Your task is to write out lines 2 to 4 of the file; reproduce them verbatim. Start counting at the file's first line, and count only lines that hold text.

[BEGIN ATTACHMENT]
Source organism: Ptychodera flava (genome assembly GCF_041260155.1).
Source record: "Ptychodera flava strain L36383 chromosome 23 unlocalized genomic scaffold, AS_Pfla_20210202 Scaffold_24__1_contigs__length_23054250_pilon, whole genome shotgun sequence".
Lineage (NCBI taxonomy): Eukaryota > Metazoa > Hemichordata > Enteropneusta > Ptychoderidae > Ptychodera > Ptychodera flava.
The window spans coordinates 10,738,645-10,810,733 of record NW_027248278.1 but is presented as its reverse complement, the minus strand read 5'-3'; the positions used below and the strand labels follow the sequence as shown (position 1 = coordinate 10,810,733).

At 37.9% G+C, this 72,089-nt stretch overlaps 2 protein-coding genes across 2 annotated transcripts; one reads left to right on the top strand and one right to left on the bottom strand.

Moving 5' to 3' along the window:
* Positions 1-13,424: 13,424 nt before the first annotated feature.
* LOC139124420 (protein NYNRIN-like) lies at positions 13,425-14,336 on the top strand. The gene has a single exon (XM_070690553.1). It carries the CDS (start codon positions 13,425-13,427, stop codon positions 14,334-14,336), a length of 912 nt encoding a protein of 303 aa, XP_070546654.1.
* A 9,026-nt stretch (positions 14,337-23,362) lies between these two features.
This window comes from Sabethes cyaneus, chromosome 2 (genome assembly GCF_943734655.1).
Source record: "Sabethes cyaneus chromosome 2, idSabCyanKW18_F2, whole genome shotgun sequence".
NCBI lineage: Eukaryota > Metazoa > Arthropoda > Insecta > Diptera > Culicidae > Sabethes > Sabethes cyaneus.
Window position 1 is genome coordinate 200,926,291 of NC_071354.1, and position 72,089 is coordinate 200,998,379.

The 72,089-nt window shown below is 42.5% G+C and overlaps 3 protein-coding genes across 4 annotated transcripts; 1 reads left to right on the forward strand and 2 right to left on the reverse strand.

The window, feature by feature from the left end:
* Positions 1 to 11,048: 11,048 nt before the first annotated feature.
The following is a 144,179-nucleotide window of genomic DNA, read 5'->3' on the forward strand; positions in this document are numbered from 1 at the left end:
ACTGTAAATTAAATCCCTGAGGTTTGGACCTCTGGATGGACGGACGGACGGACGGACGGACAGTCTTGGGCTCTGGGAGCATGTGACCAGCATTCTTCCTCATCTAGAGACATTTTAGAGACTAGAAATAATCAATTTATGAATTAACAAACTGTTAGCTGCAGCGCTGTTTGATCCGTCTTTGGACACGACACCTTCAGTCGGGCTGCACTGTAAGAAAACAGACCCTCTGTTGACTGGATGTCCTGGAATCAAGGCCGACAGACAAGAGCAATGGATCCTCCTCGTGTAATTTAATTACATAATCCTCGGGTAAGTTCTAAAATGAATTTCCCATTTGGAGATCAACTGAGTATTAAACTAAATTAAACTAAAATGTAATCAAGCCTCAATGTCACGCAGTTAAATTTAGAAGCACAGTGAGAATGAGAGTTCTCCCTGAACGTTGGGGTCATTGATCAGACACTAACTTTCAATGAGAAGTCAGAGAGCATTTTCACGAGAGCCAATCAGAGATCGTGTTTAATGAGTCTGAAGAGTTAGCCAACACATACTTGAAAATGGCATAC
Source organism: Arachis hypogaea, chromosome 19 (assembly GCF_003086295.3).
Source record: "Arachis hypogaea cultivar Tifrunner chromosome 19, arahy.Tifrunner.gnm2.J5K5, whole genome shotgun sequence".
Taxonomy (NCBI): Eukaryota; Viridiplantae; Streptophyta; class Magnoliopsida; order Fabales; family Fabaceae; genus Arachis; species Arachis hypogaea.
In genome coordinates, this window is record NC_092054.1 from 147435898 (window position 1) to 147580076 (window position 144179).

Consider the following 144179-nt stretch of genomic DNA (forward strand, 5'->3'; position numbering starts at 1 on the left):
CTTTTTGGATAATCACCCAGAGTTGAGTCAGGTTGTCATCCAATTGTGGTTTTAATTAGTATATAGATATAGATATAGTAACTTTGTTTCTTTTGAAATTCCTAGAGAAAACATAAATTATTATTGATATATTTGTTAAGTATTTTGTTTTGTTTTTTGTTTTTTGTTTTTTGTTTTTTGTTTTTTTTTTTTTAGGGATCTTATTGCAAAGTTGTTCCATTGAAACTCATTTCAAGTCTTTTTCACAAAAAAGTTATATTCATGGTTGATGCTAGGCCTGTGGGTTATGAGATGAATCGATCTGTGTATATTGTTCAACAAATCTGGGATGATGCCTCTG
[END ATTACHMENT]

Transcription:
Source record: "Ptychodera flava strain L36383 chromosome 23 unlocalized genomic scaffold, AS_Pfla_20210202 Scaffold_24__1_contigs__length_23054250_pilon, whole genome shotgun sequence".
Lineage (NCBI taxonomy): Eukaryota > Metazoa > Hemichordata > Enteropneusta > Ptychoderidae > Ptychodera > Ptychodera flava.
The window spans coordinates 10,738,645-10,810,733 of record NW_027248278.1 but is presented as its reverse complement, the minus strand read 5'-3'; the positions used below and the strand labels follow the sequence as shown (position 1 = coordinate 10,810,733).